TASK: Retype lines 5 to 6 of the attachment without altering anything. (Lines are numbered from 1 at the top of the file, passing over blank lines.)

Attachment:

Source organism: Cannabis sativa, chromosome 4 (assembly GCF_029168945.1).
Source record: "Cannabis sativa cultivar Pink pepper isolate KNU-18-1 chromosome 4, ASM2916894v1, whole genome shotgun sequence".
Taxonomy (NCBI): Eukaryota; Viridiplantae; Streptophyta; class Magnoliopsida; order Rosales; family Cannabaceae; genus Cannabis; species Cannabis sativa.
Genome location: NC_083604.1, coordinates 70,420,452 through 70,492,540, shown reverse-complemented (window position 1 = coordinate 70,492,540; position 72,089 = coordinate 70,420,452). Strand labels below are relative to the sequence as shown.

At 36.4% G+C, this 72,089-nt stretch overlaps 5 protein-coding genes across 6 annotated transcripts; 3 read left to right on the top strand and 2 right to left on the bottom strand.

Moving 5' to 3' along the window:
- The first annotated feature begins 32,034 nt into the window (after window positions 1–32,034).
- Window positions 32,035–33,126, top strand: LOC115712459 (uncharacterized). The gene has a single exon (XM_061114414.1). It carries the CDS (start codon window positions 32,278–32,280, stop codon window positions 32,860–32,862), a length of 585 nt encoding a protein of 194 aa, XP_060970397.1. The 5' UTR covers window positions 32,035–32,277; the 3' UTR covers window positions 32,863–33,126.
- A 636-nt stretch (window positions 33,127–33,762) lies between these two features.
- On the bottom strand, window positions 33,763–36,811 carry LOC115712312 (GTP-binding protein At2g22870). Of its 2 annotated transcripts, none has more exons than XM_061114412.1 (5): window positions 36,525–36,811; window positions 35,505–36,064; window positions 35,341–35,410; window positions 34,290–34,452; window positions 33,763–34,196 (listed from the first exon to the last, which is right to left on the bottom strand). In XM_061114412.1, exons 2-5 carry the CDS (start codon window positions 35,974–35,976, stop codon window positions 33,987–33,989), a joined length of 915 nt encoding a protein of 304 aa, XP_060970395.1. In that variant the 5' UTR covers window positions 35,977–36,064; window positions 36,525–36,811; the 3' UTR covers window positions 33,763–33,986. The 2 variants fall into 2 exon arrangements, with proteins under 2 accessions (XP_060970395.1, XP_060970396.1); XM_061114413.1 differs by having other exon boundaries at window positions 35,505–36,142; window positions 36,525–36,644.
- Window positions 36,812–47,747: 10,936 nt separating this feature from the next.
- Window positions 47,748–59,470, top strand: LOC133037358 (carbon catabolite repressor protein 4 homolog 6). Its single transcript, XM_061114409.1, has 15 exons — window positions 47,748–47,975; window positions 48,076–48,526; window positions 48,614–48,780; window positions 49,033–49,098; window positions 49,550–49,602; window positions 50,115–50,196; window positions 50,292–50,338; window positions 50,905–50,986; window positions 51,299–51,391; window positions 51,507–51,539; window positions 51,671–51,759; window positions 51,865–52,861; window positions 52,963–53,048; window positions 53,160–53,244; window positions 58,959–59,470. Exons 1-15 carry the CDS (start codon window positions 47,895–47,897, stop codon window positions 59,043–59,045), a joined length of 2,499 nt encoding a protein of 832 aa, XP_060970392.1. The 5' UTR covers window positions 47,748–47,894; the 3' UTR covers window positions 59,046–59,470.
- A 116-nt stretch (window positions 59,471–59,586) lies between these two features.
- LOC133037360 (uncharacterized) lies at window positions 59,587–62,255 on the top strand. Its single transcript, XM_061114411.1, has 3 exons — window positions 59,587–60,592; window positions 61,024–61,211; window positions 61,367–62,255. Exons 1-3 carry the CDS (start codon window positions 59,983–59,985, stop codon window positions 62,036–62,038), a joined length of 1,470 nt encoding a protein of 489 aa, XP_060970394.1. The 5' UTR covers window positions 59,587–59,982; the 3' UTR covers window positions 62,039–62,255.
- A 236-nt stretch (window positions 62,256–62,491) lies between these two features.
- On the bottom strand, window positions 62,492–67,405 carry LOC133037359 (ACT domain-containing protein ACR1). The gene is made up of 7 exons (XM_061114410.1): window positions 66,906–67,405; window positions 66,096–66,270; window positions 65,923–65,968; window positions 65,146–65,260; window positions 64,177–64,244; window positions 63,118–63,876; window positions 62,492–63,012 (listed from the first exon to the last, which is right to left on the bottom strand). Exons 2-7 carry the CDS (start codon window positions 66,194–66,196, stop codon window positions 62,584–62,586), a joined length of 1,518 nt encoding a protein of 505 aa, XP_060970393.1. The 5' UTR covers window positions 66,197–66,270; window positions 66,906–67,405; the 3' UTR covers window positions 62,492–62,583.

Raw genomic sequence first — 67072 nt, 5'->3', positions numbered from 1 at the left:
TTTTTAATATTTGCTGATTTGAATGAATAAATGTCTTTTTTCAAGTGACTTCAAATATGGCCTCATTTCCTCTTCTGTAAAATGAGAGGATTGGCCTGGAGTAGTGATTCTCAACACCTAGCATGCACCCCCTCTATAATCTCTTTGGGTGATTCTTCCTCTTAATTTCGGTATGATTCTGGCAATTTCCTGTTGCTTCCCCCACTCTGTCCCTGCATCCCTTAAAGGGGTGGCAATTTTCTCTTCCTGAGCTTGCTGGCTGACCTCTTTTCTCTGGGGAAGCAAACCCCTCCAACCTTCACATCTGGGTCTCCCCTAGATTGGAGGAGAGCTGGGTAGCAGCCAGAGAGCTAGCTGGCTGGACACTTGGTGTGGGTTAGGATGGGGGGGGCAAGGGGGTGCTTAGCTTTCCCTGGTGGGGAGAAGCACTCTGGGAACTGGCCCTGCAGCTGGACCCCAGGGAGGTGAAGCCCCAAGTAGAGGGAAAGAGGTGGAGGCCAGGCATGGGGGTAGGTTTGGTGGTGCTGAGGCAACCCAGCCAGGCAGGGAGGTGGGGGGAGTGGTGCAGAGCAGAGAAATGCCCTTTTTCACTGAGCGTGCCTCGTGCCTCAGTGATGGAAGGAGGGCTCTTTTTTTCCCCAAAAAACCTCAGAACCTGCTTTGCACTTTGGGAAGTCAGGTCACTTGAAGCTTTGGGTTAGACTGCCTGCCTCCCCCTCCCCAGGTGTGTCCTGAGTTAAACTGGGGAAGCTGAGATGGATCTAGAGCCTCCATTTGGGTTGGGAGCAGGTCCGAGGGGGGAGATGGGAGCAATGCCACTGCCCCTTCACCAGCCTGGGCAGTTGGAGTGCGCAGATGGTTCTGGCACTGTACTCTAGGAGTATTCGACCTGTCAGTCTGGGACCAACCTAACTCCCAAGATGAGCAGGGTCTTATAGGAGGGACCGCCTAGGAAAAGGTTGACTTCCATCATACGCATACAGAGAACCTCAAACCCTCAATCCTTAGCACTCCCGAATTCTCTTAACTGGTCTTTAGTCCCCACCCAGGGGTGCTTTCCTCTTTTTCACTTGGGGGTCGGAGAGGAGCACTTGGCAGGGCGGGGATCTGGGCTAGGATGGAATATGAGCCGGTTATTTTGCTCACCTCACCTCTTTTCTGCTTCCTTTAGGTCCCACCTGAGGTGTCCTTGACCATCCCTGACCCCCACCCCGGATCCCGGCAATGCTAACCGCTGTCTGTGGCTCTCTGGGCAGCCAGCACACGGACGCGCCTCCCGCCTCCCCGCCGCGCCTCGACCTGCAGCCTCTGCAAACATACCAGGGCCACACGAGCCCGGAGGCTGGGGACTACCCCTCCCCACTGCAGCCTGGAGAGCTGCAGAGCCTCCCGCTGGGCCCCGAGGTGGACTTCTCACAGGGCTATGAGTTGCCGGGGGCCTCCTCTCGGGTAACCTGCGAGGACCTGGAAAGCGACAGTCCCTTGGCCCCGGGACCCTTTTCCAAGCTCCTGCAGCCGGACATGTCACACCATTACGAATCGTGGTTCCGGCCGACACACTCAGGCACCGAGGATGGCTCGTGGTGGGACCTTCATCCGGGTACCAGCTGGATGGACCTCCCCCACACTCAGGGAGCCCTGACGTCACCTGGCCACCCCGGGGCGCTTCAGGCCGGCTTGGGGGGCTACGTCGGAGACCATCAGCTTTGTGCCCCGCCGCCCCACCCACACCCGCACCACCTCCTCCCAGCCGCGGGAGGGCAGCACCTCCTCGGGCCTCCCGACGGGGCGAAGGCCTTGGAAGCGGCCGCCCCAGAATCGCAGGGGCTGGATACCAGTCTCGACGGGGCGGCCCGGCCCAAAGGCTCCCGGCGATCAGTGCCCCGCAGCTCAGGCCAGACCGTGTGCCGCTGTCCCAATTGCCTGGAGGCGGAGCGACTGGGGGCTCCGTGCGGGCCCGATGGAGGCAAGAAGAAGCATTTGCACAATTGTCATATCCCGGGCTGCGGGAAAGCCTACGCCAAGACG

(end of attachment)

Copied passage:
At 36.4% G+C, this 72,089-nt stretch overlaps 5 protein-coding genes across 6 annotated transcripts; 3 read left to right on the top strand and 2 right to left on the bottom strand.

Moving 5' to 3' along the window: